JIYO – Improving the Livelihoods of Rural Artisans in India

April 1, 2010

April 1, 2010: Nestled in the northeast plains of India, Bihar is one of the poorest states in the country. Its per capita income is just a fraction of that in other Indian states. Amidst the destitution, however, the story of two women stands out. It provides a beacon of hope for other impoverished artisans who can now use their artistic talents to fight the pernicious cycle of poverty.

A tale of two women

Sudha Devi, a mother of two, from Bihar’s Mahdubani district, used to paint intricate pictures that she sold to middlemen at a steep discount. Her earnings could barely help make ends meet, let alone finance the education of her two daughters.

In Central Bihar, Nikki Kumari, 22, from Muzaffarpur district, shared the same fate. Although she had given up her education to help her family, her fine Sujani embroidery was undervalued by the middlemen who normally bought from her village. Both women worked so hard but got so little.

Fortunately, everything started to change when they took part in an innovative program called JIYO – devised by the World Bank and the Asian Heritage Foundation to support vulnerable and landless communities in India whose lives depend on the traditional cultural industry. Funded by the Japan Social Development Fund (JSDF) under a $1.7 million grant managed by the World Bank, the program provides training, market access, and sustainable incomes to rural artisans.

Jiyo – or Live It – brings a ray of hope to impoverished rural artisans

In the two years since its inception, ‘JIYO’ – which means “Live It” in Hindi - has significantly improved the livelihoods of over 4,000 artisans across India. Recently, the World Bank’s Delhi Office showcased the work of these artisans at a three-day JIYO Exhibition and Bazaar. Buyers came in droves, armed with their checkbooks and big smiles.

Sudha Devi, a painter in the Madhubani style of Bihar said she learned how to combine her traditional skills with new techniques and designs more suitable for the modern market. Her artistic wall tiles adorned with Madhubani artwork are selling well, increasing her earnings dramatically.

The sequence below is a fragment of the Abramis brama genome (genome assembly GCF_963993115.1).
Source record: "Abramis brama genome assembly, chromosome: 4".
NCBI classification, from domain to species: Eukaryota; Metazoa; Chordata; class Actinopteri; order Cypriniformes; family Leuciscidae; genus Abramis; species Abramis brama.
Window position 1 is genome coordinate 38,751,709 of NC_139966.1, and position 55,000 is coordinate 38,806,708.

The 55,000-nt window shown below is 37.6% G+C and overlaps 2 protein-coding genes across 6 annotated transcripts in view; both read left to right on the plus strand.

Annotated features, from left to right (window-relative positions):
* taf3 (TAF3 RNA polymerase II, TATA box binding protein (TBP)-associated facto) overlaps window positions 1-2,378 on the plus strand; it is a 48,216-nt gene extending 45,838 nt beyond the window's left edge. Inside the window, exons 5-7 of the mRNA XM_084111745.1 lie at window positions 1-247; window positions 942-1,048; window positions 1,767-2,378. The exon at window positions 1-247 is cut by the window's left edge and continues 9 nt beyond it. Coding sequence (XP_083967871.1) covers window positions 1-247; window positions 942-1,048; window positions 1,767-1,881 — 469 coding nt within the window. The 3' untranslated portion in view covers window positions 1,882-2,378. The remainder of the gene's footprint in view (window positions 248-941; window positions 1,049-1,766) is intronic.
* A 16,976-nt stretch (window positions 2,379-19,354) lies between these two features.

The income is very welcome to her impoverished family. “The first thing I did was to send my two daughters back to school and give them nice clothes,” said a beaming Sudha Devi. “I am also able to spend on the family’s health.” She now wants others to have the same opportunity and is working to expand the program to include all the artisans in her village, and incorporate themselves as a company.

Nikki Kumari is now back in college. She has started her bachelors program in arts while continuing to work on her Sujani embroidery. “My art skills have really improved and my income has gone up. I am now able to finance my own education while working in this art that I love. There should be no end to creativity and learning,” she said.

Local crafts are transformed into global products

The program has been specifically designed to complement the efforts of the on-going rural livelihood projects in India, especially in Bihar and Andhra Pradesh. It forges a unique partnership between traditional artisans and modern designers to transform local crafts into global products, enabling rural artisans to tap into the over US$ 1 billion market for cultural industries and related sectors. By doing so, it also hopes to save innumerable master craftsmen and women from a life of indignity working for paltry wages as day labor, or even committing suicide

“Nature is much more generous than human beings. Talent and creativity are distributed in ways that ignore man-made economic and social inequalities,” said Roberto Zagha, the World Bank Country Director in India. “This program is capitalizing on that very fact to empower poor rural artisan communities in India.”

“There are more than six million rural artisans in India. This program builds on their creative capital and aims to create a brand which will be owned by them. Cultural industries can be a big catalyst for poverty reduction and this initiative helps rural artisans build value chains for their products and increase their incomes,” said Parmesh Shah, Lead Rural Development Specialist and Task Leader of the JIYO Program in the World Bank.

A new life of dignity and prosperity

And the market seems to be bullish with the initiative. Puneet Nanda, Managing Director of Satya Paul --India’s most prominent fashion wear label-- was present at the JIYO Arts Exhibition and impressed at what he saw. “I deal with crafts and embroidery every day. So to see this effort makes my heart glow. I’ve never seen such a good initiative of such level of quality and craft in my life,” he said.

Said Rajeev Sethi, Executive Director of Asian Heritage Foundation, which conceived and implemented the program: “Cultural Industries need to be recognized in the planning process and rural artisans should be given due recognition. JIYO signifies the arrival of a Swadeshi (Indigenous) brand for the 21st Century.

"JIYO is building on tradition and creating a bridge between India's heritage and its future. This initiative represents a very real effort to rescue some of the magnificent cultural heritage of India by making it profitable and sustainable for traditional artists," said Isabel Guerrero, World Bank Vice President for the South Asia Region. "I'm impressed by how this initiative has improved the lives of rural artisans who now have a stable income to invest back to their family and their own development."

With that said, JIYO could well be the start of something big.